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Who is U.S. District Judge Roger Benitez of San Diego?

Federal Judge Roger Benitez has become a popular Google search term since his ruling to end California's ban on assault weapons. But what else is he known for?

SACRAMENTO, Calif — U.S. District Judge Roger Benitez of San Diego has become a household name in California after he struck down the state’s 32-year assault weapons ban earlier this month.

On June 4, Benitez ruled that “the state’s definition of illegal military-style rifles unlawfully deprives law-abiding Californians of weapons commonly allowed in most other states,” and likened the weapon to a Swiss Army Knife. Gov. Gavin Newsom and other state leaders held a press conference on Thursday, June 10, announcing the state will appeal Benitez’s ruling.

California first restricted assault weapons in 1989, with multiple updates to the law since then, according to reporting by the Associated Press. The state’s current iteration of the law had stood for 19 years.

Benitez has long been a champion for gun-rights advocates. In April 2020, Benitez blocked a state law requiring background checks to buy ammunition. The AP reported at the time that Benitez acted after being asked by the California Rifle & Pistol Association to step in.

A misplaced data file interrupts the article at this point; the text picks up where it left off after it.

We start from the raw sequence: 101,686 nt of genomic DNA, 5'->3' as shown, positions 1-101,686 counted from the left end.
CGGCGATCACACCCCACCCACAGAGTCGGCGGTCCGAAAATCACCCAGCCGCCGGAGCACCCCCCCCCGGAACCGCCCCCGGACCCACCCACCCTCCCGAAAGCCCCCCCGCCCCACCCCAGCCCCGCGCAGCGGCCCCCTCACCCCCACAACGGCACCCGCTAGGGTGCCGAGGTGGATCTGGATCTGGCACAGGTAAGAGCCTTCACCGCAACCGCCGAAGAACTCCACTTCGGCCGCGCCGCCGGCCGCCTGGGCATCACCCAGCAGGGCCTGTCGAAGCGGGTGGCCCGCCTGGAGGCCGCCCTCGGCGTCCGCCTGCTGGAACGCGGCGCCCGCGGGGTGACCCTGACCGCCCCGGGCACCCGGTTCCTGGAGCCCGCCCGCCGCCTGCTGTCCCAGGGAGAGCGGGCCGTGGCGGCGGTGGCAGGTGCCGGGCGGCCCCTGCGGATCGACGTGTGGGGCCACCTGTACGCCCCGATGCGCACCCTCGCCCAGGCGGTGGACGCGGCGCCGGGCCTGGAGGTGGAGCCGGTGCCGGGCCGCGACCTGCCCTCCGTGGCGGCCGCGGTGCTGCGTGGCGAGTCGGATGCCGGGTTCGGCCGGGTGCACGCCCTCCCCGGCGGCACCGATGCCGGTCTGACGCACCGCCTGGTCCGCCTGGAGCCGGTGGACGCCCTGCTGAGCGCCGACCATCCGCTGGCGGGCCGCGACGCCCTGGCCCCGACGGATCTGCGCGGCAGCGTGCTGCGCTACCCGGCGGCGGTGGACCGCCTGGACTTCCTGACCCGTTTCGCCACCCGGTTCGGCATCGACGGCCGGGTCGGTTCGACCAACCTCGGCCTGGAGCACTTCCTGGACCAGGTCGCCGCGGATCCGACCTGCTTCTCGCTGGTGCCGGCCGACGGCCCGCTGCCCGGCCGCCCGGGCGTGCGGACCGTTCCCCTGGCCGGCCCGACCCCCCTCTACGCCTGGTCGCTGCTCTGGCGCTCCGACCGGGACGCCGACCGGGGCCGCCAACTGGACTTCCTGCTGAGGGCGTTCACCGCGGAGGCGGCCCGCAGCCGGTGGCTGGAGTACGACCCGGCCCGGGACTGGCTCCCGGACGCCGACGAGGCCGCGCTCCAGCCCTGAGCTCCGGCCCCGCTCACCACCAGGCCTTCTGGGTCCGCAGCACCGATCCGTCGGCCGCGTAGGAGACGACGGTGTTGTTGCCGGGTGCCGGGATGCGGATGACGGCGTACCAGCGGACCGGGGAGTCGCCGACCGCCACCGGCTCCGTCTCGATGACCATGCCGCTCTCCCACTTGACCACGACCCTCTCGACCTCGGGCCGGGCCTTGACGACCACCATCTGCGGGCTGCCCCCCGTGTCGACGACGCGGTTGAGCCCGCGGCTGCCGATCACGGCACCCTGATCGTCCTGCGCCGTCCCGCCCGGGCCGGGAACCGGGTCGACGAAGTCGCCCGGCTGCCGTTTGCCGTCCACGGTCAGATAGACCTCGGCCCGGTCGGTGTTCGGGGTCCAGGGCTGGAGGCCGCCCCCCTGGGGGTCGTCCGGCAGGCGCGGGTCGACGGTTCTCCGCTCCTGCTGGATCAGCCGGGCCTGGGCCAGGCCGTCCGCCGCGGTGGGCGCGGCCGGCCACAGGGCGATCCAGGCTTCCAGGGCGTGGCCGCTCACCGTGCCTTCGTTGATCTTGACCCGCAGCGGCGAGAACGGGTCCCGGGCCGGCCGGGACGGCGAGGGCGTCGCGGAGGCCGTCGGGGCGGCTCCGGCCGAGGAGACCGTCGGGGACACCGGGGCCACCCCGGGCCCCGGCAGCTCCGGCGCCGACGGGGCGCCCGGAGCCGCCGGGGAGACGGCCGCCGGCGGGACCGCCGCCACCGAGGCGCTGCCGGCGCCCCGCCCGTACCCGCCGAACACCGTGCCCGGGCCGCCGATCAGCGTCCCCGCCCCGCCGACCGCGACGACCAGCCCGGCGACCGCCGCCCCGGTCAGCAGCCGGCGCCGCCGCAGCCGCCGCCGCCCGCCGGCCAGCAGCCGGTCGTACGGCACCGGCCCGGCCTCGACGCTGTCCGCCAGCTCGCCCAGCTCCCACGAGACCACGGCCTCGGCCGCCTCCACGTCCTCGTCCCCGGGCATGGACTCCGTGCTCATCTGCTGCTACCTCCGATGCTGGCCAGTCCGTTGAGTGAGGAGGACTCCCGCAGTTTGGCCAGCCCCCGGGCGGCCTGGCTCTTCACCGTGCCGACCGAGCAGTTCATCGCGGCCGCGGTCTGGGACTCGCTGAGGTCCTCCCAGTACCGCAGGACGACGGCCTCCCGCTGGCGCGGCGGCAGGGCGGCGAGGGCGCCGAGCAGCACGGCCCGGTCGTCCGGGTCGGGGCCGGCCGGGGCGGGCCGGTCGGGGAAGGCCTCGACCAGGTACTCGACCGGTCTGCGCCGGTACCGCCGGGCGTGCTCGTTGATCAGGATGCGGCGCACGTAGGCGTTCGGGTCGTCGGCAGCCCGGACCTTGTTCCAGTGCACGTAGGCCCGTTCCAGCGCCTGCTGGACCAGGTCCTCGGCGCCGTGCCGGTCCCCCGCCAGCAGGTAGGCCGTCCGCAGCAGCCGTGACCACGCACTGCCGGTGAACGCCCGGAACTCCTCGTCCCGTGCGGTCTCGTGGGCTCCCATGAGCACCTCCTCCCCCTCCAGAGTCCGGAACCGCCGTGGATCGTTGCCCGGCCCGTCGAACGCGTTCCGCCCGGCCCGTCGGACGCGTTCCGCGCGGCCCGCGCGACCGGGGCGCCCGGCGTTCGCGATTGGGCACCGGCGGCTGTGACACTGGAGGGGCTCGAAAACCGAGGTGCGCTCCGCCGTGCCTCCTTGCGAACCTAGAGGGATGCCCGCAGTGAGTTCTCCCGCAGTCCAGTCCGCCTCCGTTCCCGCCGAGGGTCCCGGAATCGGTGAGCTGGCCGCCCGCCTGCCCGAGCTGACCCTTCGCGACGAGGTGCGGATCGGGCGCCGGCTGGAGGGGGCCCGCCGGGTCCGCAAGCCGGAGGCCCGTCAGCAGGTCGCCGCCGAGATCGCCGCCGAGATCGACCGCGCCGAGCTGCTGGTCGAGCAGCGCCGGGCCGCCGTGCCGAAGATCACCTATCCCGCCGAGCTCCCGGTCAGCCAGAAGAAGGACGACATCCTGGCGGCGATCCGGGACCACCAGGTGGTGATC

In their reporting on the ruling, CalMatters wrote, “Benitez offered about as expansive a reading of the Second Amendment as one could find outside an online gun rights forum.” The case too has since been sent to California’s 9th U.S. Circuit Court of Appeals.

Benitez began his law career in 1978 as an attorney in private practice, licensed in California until 1997. He then became a superior court judge for the state superior court from 1997 to 2001. He was appointed to an eight-year term as a federal magistrate judge in 2001 for the United States District Court for the Southern District of California.

Benitez was nominated to a federal judgeship by former President George W. Bush in 2003. He was confirmed by the Senate in 2004 and has served in that role ever since. In December 2017, Benitez assumed senior status and achieved tenure.

In addition to his recent rulings on weapons and ammunition in California, Benitez is also recognized for his ruling in the 2010 case Bradley Johnson, v. Poway Unified School District. In that case, Benitez ruled that a teacher can display banners that read "One nation under God" and "God shed his grace on thee" in his classroom. That ruling was later appealed and reversed.

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